Strength training is just about the best thing you can do for your body and how you look. If you are already slim, it will give you muscle definition and make you look fuller and more powerful. If you are looking to lose weight, it will help you burn fat while also giving you some good muscle to reveal when your weight loss efforts are complete. It will, of course, also make you stronger, and can increase testosterone production making you generally healthier and increasing your sex drive.
Add to that the fact that hitting the gym can be a good stress buster, can make you feel motivated and confident, and can also make for a new addition to your social life, and the reasons to start lifting are actually pretty inarguable. However, before you rush out and buy a bunch of free weights or sign up at your nearest bodybuilding gym, it is worth checking you are in the right condition to start this kind of workout program – both physically, and in terms of your knowledge of what you’ll be doing.
Address Any Old Injuries or Nagging Pains
The first thing to think about is whether you have any pain from old injuries or any nagging pains in your body you’ve been putting up with. These could prevent you from using the right form and could also be made worse, or lead to further pain, if you train without knowing what’s going on. We are certainly not saying that people with mystery back pain or things like sciatica or pinched nerve shoulder pain should be able to do a strength training program – almost everyone over a certain age has the odd muscular or joint problem here and there – but you should go and talk to a pain specialist and find out what is actually causing your issues as this could affect how you should train.
In some cases, training may actually help fix problems, for instance when they are caused by a postural defect that has given you a muscular imbalance. However, you won’t know whether this is the case or how to approach it until your pain has been properly investigated.
In the case of old injuries that still give some pain, for instance ACL sprains, you are really just checking it is safe to train without re-injuring yourself and finding out if there are any specific types of work you should avoid at the gym.
When you have seen a doctor, talk to a trainer to get a program developed that takes into account any issues you have in your body.
Sort Out Your Diet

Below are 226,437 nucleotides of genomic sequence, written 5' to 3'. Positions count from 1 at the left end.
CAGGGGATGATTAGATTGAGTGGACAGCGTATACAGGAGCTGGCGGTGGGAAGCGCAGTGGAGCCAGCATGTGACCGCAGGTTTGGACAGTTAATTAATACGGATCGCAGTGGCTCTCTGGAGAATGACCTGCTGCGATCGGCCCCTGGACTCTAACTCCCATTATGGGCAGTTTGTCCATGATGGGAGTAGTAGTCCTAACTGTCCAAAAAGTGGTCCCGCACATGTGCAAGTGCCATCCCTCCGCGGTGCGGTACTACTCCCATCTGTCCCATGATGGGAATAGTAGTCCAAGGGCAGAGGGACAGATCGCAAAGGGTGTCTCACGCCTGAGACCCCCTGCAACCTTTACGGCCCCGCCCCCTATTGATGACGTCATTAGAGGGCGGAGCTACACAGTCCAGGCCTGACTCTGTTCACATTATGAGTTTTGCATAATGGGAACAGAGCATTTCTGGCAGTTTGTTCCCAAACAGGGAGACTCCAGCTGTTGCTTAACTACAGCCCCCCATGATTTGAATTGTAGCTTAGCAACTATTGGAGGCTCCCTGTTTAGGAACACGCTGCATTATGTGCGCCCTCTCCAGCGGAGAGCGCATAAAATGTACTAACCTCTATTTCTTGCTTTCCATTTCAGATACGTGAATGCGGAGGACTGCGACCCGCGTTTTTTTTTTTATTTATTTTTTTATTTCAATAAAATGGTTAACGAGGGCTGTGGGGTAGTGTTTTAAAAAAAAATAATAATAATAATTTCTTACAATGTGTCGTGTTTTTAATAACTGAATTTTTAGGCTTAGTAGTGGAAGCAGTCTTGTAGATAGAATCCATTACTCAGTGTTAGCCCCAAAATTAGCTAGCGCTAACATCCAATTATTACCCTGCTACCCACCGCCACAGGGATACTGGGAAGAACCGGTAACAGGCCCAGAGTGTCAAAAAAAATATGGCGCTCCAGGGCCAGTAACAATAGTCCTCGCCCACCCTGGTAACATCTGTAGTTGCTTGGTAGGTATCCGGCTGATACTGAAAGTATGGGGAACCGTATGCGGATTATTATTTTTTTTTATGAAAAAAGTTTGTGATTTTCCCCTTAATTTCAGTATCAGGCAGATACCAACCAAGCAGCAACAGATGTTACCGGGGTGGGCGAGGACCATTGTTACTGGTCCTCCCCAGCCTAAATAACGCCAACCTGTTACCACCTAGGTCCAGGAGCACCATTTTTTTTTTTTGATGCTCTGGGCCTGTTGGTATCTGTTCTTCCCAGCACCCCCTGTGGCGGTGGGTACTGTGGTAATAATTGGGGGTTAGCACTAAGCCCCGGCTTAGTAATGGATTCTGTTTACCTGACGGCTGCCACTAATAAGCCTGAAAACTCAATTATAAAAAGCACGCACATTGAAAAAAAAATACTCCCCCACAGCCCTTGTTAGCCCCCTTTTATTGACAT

When you are looking to gain muscle, as most people know, diet is critical. What you eat is doubly important if you are also looking to lose fat as you train. Understanding about macronutrients and how they relate to your training is very important. You need to up your protein intake to support muscular growth, and may also need to look at how you time your meals around your workout sessions.
This is a whole area of things you need to study up on before beginning a new weight training program, and can be as important as getting the right lifting regimen in terms of supporting your results. Begin cleaning up your eating before you start your training, while you are still setting up the plan for what your program will be. Decide on the style of diet you want, whether you want to try something like a fat burning, muscle preserving ketogenic diet, or a more balanced diet that includes enough protein to help you make gains. Work out how many calories your diet needs to contain.
Don’t think that diet is only important if you want to lose weight – it is actually key to bulking up or making improvements to strength, too – which means even slim guys need to learn about it.
Check Your Heart
Having a low level of fitness shouldn’t prohibit you from starting a training program, but you do need to check your heart and other fitness elements are up to the job before you start lifting with the intensity required to make improvements. Get a physical that includes checking your cardio health. This is especially important if you are over 60, very overweight, or have a family history of heart disease.
It is important to make sure you are both in the right physical condition, and fueling yourself well, before you get stuck in to a muscle training program. After that, all you have to worry about is putting the work in!